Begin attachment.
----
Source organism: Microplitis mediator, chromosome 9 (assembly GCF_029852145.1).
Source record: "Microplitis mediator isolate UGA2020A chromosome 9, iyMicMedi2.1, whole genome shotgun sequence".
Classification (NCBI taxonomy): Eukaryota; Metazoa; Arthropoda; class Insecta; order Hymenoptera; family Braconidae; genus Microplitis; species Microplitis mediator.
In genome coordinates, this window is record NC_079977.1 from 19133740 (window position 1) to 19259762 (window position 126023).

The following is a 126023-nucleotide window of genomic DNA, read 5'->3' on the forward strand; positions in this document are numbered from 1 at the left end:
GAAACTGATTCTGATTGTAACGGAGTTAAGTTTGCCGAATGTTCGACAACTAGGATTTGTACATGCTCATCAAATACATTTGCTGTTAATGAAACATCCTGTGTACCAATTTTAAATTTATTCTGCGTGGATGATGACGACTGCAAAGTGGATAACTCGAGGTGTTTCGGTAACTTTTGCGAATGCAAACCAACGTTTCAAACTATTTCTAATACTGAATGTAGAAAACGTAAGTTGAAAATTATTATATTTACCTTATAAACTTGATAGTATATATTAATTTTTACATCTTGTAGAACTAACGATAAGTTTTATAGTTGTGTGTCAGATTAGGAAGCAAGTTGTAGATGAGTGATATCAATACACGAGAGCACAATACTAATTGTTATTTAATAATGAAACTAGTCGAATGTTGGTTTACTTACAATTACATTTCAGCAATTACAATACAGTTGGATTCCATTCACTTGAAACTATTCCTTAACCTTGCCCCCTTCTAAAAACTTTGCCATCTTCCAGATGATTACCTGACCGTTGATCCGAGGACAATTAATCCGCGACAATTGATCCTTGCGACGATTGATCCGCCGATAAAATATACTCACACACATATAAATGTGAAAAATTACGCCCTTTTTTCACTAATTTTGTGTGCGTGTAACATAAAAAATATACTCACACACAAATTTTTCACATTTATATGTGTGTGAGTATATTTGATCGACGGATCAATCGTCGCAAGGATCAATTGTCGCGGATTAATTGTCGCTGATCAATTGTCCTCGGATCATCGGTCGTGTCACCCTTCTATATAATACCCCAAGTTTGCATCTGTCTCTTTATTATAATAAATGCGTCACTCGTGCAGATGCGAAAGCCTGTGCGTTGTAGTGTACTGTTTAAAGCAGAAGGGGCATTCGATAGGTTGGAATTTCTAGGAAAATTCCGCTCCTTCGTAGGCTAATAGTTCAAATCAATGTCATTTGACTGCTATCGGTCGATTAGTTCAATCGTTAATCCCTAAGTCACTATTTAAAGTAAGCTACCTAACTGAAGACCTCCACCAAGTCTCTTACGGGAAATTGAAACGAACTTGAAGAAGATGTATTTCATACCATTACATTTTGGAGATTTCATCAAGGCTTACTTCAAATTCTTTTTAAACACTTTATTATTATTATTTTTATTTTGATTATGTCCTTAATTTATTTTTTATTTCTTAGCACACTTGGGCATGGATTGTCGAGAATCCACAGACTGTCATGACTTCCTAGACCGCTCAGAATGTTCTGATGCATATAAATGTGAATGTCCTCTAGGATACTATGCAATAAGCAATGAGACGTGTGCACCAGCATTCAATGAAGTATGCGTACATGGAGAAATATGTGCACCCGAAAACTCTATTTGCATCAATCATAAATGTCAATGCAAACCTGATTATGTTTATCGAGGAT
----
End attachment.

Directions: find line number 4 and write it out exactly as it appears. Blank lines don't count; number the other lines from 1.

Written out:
In genome coordinates, this window is record NC_079977.1 from 19133740 (window position 1) to 19259762 (window position 126023).